One Shade Of Grey
Don Rahman’s Nardo Grey Fox-body is 50 Shades of Perfection
Sometimes a unique color is all it takes to pull you into a car. A hue that may be a bit outside the box can truly make a ride stand out in a sea of similarity. Nardo Grey is a color that loads of automotive enthusiasts know by name, yet its popularity hasn’t quiet infiltrated the Mustang world. Though Ford has had its fair share of iconic greys over the years, Nardo Grey has European roots, massive popularity, and absolutely killer good looks.
“My friend Shawn and I built this car over two year period, explains Don Rahman, metal fabricator at Scott Rod Fabrication. “I rented a building in December of 2014 to build the car in because at the time I didn’t have a garage of any kind. We pulled the car in the shop and started tearing it apart. I stripped it down to the last nut, bolt and wire, then built a rotisserie to flip the car upside down to sandblast and paint the bottom side. I fully welded in engine bay panels and smoothed them out. Next was inside car. After painting the interior, I lost my fabrication and painting job. I ended up landing a job at Scott Rod Fab. After getting back on my feet is was back to the car. We started test fitting 408W engine and mocking up headers and hood clearances. And that’s where I started having trouble. After sorting out the fitment issues I was about out of time. So, I had to decide on a color and get body painted ASAP! Over the next several weeks, I worked on the body and engine bay and getting them in primer and ready for paint. I still hadn’t picked a color. Everyone I asked said green (the original color). We even had everyone pick out of a hat and everyone pulled out green. So, I went to the paint store and got Nardo Grey (lol).”
The first thing that catches you is the unique color. Nardo Grey was initially an Audi color, but its popularity has grown, making it one of the trendiest colors in the automotive world. Don tackled the bodywork himself, and his talent is instantly apparent; the kickass color is perfectly accented by the aggressive stance and wheels.
The ride height and handling capabilities come from a slew of suspension components from Maximum Motorsport. Don uses the San Luis Obispo, California-based suspension manufacture’s Grip Box combo, which includes its torque arm rear suspension and tubular front suspension components. Coilovers reside in all four corners with Maximum Motorsports Koni Sport Yellow shocks and struts. The adjustability of the coilovers gives Don the ability to set the stance and fine-tune the handling characteristics of the car.
The look is complete with a set of 18-inch SVE Drift wheels. The satin black hoops are wrapped in Nitto Invo tires and provide loads of traction for straight-line acceleration or aggressive corning on the twisties.
The right look and handling characteristics are great, but fall short without horsepower to back it up. Four hundred and eight cubic inches of Windsor powerplant reside between the fenders of Don’s Fox. The block is filled with a forged Scat crankshaft and Scat H-beam connecting rods, with a set of JE pistons completing the rotating assembly. The short-block is topped with a set of Dart Pro 1 cylinder heads. Valve events are set into motion by a Howard’s camshaft, and a set of stainless valves control the flow of incoming air and fuel, and exhaust gasses. Exhaust gasses exit the engine through a set of Mac headers into a custom 3-inch exhaust with Flowmaster mufflers for that classic Mustang tone.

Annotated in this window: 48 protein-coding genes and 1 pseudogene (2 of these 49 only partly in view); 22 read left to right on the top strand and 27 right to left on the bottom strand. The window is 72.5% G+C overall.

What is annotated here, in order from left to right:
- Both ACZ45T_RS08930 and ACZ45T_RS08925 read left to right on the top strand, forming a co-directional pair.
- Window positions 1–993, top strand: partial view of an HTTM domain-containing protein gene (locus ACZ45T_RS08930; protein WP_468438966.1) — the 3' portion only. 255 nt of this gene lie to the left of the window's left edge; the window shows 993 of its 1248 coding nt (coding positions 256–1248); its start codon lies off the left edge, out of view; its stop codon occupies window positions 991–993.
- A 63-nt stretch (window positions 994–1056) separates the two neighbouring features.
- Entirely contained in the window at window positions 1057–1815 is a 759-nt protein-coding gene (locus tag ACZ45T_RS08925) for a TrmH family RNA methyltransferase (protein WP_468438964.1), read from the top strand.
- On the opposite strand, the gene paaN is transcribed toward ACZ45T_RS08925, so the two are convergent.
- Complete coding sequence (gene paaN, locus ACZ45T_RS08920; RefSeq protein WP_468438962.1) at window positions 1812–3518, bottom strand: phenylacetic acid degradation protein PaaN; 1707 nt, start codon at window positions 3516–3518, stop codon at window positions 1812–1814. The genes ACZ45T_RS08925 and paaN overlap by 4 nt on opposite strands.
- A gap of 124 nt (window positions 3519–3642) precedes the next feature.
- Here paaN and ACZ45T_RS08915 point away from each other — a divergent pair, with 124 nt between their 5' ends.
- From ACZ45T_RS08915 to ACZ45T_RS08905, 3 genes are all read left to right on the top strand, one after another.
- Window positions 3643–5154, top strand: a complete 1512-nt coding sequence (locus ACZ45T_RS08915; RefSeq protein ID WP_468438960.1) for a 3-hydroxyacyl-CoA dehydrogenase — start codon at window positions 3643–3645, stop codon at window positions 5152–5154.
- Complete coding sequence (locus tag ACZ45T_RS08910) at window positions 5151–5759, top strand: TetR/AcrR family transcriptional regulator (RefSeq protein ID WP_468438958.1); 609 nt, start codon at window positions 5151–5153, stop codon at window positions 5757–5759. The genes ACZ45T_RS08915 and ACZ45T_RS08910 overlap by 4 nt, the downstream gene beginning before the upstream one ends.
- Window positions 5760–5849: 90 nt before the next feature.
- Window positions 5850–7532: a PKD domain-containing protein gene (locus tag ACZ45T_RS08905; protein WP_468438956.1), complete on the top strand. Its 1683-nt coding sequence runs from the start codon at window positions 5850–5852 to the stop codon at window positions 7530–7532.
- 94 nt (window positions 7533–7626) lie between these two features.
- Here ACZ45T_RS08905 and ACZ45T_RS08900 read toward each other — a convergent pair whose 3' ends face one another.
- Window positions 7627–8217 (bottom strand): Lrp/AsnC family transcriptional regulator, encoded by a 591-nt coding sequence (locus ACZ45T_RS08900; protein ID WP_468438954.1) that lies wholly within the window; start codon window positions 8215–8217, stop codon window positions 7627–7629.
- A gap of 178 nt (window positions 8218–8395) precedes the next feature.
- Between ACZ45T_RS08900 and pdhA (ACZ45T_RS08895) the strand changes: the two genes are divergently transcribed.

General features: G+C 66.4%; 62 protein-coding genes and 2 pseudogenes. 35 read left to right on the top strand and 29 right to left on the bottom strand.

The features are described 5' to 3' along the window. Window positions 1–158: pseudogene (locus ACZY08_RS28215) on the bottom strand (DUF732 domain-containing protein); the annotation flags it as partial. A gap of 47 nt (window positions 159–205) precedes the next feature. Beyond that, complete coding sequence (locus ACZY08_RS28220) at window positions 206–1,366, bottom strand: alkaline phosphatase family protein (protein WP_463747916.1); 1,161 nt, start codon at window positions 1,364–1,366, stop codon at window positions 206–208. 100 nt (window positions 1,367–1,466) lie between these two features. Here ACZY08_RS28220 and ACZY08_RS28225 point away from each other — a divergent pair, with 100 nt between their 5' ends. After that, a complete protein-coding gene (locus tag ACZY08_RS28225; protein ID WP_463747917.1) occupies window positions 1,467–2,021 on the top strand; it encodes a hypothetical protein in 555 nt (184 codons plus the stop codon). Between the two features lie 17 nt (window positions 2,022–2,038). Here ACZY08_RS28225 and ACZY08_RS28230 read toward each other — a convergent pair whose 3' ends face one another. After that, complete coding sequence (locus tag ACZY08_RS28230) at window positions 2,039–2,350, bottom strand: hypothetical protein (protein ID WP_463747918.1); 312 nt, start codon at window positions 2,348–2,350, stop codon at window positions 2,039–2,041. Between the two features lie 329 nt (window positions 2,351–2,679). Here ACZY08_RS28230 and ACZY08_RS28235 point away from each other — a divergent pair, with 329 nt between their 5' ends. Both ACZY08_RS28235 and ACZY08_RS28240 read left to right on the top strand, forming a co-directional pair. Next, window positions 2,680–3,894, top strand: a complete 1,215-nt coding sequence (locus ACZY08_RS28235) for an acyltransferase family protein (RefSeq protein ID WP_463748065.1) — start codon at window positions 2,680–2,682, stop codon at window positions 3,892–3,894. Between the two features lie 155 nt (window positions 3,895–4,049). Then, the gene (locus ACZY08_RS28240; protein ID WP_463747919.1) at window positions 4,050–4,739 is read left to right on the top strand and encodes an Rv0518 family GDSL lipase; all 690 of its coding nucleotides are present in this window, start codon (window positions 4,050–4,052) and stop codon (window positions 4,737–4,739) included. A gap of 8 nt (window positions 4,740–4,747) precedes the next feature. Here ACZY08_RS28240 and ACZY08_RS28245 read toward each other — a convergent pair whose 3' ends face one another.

Incoming air is introduced to the engine through an Edelbrock 90mm throttle-body, which is mounted on top of an Edelbrock Victor Jr. intake manifold. Fuel is supplied by a set of 47 lb/hr injectors, fed by a Walbro 255 fuel pump. Spark is supplied by a set of individual coils, and the entire system is controlled by a Holley HP standalone EFI system. The car was tunes by Shawn McAlees at Indiana Musclecar and made 418 rwhp and 447 lb-ft of torque.
Power is transferred to the rear wheels through a T-5 five-speed transmission built by Astro Transmission. The gearbox spins an aluminum driveshaft from Ford Performance, that is connected to the 8.8-inch rearend. The factory axle housing has welded tubes and an aluminum differential cover for added strength. Power is transferred to the wheels by a set of 3.73 gears, which spin the 31-spline Moser axles.
The unibody is reinforced with a set of subframe connectors from Kenny Brown Performance. The Matrix System ties the front and rear subframes together, as well as the pinch welds, adding a jacking rail to the chassis for extra rigidity. A transmission crossmember and driveshaft safety loop from Stifflers Chassis and Suspension complete the chassis.
Hiding behind the 18-inch wheels live a set of 13-inch Baer brakes. The upgraded binders allow Don to control the fun and bring the good times to a halt whenever needed.
The interior is a perfect blend of business and aesthetics. The stock seating has given way to a set of Corbeau RSS seats with Corbeau five-point harnesses to keep the occupants held tight. The stock steering wheel was ditched for a Grant wheel, and the suede wrap is buttery soft to the touch. Behind the steering wheel you’ll see the factory gauge cluster is gone. In its place lives Holley EFI’s 7-inch touch screen digital dash. The all-black interior is finished off with a few elegant carbon fiber touches to tie everything together.
When you add it all up, Don’s Mustang is an all-around heavy hitter. With looks, style, and power, this Fox steals the show on the street, track, and at any car show. Thanks to its stout suspension and great power, Down has been a best e.t. of 11.61 at 117 mph. He also tells us the car has been as fast as 167 mph, but there’s still more in it. Can you think of a more perfect Fox? We can’t.
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